Silver Tree captures the Bernard Baruch Handicap, Friday at Saratoga Race Course.

Silver Tree captures the Bernard Baruch Handicap, Friday at Saratoga Race Course.

NYRA/Adam Coglianese

Silver Tree Gives Mott, Bailey Baruch Victory

Jockey Jerry Bailey and trainer Bill Mott, once the hottest combination on the national stage, still form a powerful duo in the Bernard Baruch Handicap. They won the $150,000 event for the fifth time in seven years when Silver Tree prevailed over even-money favorite Nothing to Lose on a yielding Saratoga turf course Friday.

Bailey, always the money rider, edged ever closer to Angel Cordero Jr.'s all-time Saratoga jockey win record of 640. He now needs six more to tie.

Silver Tree, who launched his bid while three wide coming out of the far turn, edged ahead of pacesetter Union Place and Nothing to Lose in mid-stretch and held off Nothing to Lose in a long drive to the wire to win by a neck. The final time was 1:47 1/5 on the inner turf course for the 1 1/8-mile Baruch.

The yielding course played to closers.

"It was a good race for everyone," Bailey said. "I think a lot of people expected me to be either on the lead or close to it. When we broke from the gate, he really didn't want to prompt the pace. So, I just let him settle back and do what he wanted. Because of the turf course condition, I thought it was an advantage to be near the back."

Irish Colonial, a half-length behind the runner-up, closed belatedly to edge Randy Schulhofer stablemate Union Place for third by a neck.

Silver Tree lost three previous stakes tries this year, but he defeated Nothing to Lose in an optional claimer at Belmont June 16. He returned to finish third in Belmont's one-mile Poker Handicap (gr. III) July 10.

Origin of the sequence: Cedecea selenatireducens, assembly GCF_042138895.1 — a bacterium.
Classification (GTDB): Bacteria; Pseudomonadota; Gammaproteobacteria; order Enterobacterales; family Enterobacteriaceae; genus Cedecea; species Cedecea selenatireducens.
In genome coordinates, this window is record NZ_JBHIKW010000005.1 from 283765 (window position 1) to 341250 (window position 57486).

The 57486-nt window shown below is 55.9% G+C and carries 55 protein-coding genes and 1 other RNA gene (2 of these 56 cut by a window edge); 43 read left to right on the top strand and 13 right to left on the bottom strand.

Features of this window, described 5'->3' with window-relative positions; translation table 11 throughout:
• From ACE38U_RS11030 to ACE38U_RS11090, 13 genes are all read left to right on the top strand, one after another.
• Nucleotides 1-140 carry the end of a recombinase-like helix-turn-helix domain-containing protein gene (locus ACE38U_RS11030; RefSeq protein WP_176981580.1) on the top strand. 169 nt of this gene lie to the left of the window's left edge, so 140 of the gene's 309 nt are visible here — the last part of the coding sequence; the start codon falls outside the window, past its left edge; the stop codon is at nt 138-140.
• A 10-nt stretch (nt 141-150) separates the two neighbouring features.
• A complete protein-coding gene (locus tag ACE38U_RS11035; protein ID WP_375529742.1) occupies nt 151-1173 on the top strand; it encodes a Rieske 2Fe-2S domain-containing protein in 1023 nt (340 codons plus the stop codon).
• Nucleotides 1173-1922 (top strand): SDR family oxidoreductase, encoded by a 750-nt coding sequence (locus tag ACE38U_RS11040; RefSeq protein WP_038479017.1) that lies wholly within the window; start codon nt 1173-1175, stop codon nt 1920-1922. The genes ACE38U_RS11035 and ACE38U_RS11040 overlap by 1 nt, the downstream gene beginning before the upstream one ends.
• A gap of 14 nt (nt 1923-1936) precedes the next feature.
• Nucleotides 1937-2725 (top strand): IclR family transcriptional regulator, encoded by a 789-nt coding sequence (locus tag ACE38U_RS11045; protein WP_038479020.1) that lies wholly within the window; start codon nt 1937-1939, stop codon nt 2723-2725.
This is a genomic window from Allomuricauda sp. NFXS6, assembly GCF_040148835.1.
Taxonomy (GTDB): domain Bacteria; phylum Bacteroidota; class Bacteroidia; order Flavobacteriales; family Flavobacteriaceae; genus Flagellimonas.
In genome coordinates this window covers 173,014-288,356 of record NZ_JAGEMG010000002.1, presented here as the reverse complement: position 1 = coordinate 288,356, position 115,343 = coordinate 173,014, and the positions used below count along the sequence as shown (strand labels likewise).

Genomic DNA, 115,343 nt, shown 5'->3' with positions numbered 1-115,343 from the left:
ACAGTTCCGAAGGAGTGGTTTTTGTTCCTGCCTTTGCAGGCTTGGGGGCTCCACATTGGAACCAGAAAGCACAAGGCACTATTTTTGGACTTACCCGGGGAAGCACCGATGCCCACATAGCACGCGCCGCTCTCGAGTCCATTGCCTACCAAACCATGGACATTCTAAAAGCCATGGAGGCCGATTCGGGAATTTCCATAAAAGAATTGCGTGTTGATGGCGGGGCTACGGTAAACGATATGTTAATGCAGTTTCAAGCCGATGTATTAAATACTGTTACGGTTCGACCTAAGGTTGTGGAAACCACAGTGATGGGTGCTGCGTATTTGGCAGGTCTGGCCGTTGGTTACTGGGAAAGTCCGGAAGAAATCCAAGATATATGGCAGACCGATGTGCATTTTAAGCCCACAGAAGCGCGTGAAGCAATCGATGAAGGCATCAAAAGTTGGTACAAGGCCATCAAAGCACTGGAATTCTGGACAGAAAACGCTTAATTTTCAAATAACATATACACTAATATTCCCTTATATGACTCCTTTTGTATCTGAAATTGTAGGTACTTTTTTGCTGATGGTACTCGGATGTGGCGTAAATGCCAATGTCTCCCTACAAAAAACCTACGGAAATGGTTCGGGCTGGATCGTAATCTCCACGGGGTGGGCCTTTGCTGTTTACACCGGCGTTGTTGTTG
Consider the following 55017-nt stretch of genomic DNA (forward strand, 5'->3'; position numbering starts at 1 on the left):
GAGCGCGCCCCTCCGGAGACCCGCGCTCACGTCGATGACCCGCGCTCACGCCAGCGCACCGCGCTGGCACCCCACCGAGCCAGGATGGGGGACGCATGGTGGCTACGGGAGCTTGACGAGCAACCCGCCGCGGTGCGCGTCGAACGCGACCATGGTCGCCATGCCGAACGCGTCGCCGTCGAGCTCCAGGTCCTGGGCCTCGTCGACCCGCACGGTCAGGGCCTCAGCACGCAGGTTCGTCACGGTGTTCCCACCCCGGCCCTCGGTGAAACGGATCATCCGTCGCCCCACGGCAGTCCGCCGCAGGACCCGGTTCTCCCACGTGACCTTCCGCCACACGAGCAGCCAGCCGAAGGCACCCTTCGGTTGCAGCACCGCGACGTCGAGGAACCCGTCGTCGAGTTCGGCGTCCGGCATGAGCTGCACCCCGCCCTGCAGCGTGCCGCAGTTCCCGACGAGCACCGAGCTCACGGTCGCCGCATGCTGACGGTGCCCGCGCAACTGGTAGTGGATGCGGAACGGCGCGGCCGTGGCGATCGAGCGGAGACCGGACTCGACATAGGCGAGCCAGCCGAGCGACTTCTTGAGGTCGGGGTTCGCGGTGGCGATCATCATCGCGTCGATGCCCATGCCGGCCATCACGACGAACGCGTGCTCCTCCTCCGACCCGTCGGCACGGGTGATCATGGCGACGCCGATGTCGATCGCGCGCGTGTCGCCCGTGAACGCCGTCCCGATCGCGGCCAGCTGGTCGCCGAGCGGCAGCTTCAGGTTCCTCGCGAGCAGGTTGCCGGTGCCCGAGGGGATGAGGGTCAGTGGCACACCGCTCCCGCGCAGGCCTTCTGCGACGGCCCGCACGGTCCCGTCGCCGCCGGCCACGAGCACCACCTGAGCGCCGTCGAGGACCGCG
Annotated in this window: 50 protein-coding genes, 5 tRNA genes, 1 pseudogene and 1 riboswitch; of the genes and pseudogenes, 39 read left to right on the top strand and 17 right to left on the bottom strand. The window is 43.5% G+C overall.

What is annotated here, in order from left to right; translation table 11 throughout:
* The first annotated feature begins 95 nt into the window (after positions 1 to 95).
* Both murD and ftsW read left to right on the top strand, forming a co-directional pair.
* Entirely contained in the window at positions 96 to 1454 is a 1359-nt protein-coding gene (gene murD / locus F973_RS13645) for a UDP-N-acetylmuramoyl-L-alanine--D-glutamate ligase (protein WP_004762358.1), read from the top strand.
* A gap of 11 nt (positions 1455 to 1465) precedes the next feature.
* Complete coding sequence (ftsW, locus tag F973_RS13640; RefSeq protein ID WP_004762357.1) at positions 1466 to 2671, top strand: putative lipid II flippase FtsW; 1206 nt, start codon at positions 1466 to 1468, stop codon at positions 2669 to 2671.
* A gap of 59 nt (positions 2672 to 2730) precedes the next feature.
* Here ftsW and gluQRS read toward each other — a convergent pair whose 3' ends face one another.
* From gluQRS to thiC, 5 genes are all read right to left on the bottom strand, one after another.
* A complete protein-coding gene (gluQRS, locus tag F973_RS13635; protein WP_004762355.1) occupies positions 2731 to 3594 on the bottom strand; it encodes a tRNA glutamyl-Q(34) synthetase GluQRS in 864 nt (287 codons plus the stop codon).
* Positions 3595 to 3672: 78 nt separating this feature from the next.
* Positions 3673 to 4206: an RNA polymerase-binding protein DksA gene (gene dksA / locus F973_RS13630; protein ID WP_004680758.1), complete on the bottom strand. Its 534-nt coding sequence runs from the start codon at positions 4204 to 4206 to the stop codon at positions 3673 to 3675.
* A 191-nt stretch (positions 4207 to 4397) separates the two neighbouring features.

Bailey trailed the leaders with Silver Tree while racing near the rear of the pack on the outside. Union Place set out on the lead from the break and was clear of trouble in the first turn when Mr. Light, racing on the inside, ducked outward after striking the rail with jockey Richard Migliore coming out of the stirrups briefly. The mishap forced Nothing to Lose, with John Velazquez aboard, to go wide into the turn as well.

"I thought he would probably battle on pretty good," Mott said. "At least, there was nobody there to spurt away from him. Neither Jerry nor I expected him to be back that far because he had been a little rank or anxious in some of his mile races. He settled very well, for whatever reason, today. It was a very good race for him. We've never been on this type of ground before, but he handled it well."

"The first turn cost us the race," said Nothing to Lose's Hall of Fame trainer Bobby Frankel. "(Migliore) lost his irons and came out. Thankfully, nothing worse happened."

It was a credit to Velazquez that Nothing to Lose was able to gather himself and get back into the race.

"It got a little rough in the first turn," Velazquez said. "My horse got a little rank, and he never settled. But the rest of the trip was okay."

Union Place, ridden by Javier Castellano Jr., clipped along at :24 4/5, :49 1/5 and 1:13 1/5.

Silver Tree ranged up on the outside on the far turn and was on the leaders at the top of the stretch. After edging in front, Silver Tree and Nothing to Lose dueled to the wire, although Silver Tree appeared to be in control in the final strides.

The win was Silver Tree's sixth in 12 lifetime starts and earned $90,000 for owner/breeder Peter Vegso. The 4-year-old Florida-bred chestnut son of Hennessy has career earnings of $548,320.

The second choice in a field of seven, he paid $7.50, $3.10 and $2.60. Nothing to Lose returned $2.60 and $2.20 and completed a $12.80 exacta. Irish Colonial, who circled the field four wide on the turn and rallied late for Jean-Luc Samyn, was $3.40 to show.

Quest Star finished behind Union Place in fifth, followed by Quiet Ruler and Mr. Light. Evening Attire and Gygistar, who was entered for the main track only, were scratched.

(Chart, Equibase)